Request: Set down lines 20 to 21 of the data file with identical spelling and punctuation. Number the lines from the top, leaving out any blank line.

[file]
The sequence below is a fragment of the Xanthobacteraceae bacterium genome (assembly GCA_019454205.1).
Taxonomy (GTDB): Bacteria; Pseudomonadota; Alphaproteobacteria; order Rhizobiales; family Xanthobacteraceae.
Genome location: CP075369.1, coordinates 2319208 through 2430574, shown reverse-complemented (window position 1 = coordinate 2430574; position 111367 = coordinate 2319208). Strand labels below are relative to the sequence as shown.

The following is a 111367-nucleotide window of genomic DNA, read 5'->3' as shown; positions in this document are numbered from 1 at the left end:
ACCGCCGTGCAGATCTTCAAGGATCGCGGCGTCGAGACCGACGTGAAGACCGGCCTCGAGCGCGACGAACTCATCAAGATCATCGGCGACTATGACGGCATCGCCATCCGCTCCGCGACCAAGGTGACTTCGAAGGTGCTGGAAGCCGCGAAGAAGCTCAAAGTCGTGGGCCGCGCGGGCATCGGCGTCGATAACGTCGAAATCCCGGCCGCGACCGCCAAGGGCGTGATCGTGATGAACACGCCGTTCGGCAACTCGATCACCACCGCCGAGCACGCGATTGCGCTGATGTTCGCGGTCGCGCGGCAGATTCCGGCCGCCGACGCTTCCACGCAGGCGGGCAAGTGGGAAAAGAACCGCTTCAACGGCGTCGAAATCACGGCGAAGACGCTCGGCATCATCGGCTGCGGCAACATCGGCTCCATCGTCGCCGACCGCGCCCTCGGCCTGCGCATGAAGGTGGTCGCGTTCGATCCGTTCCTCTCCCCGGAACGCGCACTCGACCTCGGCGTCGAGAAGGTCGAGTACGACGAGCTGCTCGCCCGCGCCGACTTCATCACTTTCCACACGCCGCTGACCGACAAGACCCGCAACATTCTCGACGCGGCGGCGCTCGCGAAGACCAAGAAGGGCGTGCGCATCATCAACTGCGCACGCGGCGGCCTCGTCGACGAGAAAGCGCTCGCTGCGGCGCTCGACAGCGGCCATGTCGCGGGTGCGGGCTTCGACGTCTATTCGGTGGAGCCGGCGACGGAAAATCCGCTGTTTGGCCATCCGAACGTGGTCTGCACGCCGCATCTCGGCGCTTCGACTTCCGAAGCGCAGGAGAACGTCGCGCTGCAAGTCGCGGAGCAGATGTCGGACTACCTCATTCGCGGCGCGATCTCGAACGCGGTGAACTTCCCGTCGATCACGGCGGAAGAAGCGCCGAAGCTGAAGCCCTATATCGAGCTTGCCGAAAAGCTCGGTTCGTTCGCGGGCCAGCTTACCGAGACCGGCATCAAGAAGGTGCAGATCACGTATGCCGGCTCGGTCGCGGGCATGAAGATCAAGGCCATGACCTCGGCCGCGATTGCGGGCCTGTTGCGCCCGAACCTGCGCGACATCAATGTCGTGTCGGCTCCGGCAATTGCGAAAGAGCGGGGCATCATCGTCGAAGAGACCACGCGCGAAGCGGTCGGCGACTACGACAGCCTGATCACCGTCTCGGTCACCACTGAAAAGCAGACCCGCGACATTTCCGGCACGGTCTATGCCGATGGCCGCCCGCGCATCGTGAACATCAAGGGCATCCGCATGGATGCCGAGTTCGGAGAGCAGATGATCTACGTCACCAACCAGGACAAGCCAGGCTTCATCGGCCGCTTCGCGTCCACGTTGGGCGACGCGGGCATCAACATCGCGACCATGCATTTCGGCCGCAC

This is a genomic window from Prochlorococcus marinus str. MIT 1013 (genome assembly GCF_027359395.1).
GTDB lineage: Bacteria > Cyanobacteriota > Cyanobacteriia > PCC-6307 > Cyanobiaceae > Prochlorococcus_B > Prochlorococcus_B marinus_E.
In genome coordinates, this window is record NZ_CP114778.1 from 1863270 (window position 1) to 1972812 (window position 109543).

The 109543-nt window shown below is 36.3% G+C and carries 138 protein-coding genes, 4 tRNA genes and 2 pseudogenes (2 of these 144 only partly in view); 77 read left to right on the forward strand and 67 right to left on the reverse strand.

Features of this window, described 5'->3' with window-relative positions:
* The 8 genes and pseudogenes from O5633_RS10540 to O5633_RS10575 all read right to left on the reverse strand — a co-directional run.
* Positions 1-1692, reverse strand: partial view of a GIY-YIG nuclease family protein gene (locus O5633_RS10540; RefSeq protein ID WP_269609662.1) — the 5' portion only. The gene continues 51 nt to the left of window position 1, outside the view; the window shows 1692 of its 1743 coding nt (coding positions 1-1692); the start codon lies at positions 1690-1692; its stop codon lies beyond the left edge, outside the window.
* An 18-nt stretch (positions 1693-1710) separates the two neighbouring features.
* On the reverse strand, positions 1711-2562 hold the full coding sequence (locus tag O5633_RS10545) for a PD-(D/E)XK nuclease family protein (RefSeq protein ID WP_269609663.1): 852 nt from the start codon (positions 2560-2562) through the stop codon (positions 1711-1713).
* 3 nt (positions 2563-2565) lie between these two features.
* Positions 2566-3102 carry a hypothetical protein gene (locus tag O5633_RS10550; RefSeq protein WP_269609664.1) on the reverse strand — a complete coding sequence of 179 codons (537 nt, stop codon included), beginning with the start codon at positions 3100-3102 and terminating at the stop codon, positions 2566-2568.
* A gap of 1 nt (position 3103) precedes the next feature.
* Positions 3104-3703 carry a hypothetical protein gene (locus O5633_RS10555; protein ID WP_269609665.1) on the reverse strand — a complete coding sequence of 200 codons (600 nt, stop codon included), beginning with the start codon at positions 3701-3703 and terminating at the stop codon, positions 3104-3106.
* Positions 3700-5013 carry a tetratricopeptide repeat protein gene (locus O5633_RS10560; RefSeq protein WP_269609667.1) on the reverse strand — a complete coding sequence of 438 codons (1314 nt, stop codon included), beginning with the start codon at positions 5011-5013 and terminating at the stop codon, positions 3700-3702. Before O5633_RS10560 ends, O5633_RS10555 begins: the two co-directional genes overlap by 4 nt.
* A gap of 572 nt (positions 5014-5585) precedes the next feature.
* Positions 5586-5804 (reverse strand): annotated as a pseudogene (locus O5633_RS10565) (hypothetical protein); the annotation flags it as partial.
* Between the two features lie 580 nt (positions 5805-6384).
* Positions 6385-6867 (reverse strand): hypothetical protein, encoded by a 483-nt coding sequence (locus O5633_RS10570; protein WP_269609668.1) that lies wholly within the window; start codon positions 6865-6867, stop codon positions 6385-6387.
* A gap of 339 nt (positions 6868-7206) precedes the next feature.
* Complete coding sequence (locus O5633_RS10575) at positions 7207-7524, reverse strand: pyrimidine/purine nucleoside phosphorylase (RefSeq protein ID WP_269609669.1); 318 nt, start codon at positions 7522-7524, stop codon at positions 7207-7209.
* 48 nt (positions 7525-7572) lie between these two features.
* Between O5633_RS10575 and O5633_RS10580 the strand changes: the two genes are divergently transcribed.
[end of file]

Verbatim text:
* A gap of 572 nt (positions 5014-5585) precedes the next feature.
* Positions 5586-5804 (reverse strand): annotated as a pseudogene (locus O5633_RS10565) (hypothetical protein); the annotation flags it as partial.